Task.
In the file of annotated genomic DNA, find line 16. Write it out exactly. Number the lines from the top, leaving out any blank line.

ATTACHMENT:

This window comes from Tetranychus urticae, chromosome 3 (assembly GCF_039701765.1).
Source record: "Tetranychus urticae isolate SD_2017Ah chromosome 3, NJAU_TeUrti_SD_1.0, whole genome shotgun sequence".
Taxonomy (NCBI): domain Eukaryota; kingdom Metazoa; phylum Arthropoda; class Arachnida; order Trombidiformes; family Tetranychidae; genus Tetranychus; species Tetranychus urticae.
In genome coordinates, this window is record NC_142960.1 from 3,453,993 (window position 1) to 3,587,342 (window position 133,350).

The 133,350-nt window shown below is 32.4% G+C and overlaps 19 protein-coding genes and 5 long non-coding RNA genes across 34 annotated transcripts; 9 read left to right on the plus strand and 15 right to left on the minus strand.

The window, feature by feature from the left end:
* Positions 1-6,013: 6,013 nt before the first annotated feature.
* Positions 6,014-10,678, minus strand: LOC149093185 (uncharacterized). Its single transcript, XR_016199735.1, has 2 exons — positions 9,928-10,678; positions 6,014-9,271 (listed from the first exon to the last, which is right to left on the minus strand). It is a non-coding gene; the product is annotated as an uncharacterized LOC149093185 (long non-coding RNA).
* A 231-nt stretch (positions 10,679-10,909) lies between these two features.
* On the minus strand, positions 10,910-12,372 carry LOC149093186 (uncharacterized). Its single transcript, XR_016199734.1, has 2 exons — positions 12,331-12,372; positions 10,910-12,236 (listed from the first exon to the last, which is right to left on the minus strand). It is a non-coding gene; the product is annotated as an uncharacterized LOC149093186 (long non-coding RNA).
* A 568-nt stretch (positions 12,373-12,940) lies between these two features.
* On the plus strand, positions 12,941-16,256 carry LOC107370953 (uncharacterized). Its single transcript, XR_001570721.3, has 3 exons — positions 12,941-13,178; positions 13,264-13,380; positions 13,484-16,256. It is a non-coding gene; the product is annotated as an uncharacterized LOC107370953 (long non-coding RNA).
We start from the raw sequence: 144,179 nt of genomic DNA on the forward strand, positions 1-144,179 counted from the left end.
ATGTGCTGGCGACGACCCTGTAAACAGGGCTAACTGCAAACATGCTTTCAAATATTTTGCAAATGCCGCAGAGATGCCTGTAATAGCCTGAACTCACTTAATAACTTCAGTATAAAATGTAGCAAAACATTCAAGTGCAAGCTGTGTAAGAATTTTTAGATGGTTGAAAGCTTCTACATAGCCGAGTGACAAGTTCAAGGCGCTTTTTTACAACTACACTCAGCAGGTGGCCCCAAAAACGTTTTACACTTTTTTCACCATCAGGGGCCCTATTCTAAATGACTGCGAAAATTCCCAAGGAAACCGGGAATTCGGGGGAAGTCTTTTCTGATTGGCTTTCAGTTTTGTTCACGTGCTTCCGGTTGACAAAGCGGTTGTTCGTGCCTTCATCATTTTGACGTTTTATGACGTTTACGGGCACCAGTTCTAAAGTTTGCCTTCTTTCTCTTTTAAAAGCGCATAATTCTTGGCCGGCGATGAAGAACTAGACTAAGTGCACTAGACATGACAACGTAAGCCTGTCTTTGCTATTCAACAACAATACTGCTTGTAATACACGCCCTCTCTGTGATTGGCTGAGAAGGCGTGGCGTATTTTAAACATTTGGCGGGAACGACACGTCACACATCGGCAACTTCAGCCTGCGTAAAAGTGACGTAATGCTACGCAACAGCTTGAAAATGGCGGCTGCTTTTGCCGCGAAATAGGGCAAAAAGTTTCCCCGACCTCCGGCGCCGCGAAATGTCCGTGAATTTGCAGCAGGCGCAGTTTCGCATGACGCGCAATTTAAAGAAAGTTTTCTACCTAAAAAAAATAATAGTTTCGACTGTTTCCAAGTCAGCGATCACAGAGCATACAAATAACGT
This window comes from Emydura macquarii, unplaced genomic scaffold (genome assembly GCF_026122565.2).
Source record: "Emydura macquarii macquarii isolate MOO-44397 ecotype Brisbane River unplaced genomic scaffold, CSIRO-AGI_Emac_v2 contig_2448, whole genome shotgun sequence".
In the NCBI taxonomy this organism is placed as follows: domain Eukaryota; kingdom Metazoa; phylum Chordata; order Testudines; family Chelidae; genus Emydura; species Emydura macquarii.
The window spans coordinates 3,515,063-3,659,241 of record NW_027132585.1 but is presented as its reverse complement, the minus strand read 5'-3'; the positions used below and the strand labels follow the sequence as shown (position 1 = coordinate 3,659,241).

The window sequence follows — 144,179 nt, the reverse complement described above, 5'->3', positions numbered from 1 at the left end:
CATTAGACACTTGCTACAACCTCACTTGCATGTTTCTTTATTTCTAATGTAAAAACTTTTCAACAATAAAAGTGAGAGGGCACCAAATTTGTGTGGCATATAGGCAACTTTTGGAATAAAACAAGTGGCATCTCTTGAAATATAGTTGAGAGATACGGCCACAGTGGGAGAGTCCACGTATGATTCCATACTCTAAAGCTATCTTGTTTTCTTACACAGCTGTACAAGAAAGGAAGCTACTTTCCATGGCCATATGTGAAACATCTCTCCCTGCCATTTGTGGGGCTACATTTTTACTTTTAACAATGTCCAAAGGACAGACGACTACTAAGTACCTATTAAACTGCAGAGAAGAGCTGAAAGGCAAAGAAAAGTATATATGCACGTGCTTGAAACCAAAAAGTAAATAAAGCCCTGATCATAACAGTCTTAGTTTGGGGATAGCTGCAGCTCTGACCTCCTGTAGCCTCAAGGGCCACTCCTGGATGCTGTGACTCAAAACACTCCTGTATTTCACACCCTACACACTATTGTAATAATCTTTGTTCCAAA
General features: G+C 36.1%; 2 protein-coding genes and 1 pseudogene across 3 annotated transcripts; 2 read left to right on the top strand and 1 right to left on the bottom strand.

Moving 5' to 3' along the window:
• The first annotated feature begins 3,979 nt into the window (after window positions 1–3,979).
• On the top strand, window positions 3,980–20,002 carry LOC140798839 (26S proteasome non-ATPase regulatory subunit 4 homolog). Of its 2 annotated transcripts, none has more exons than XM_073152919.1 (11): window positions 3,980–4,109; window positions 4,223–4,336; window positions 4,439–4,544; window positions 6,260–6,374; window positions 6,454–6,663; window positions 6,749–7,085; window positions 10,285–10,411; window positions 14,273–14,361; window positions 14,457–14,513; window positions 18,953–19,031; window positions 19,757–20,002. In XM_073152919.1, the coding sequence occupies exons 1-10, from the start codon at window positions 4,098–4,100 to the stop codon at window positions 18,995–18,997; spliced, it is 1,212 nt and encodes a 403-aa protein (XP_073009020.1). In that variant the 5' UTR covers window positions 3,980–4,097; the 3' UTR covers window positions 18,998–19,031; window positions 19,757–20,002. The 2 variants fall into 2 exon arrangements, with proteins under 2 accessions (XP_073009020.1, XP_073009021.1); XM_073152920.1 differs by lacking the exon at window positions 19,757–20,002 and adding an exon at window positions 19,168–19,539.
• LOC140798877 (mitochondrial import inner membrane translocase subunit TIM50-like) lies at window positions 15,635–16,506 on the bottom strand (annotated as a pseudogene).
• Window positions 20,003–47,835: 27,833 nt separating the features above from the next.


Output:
Source record: "Emydura macquarii macquarii isolate MOO-44397 ecotype Brisbane River unplaced genomic scaffold, CSIRO-AGI_Emac_v2 contig_2448, whole genome shotgun sequence".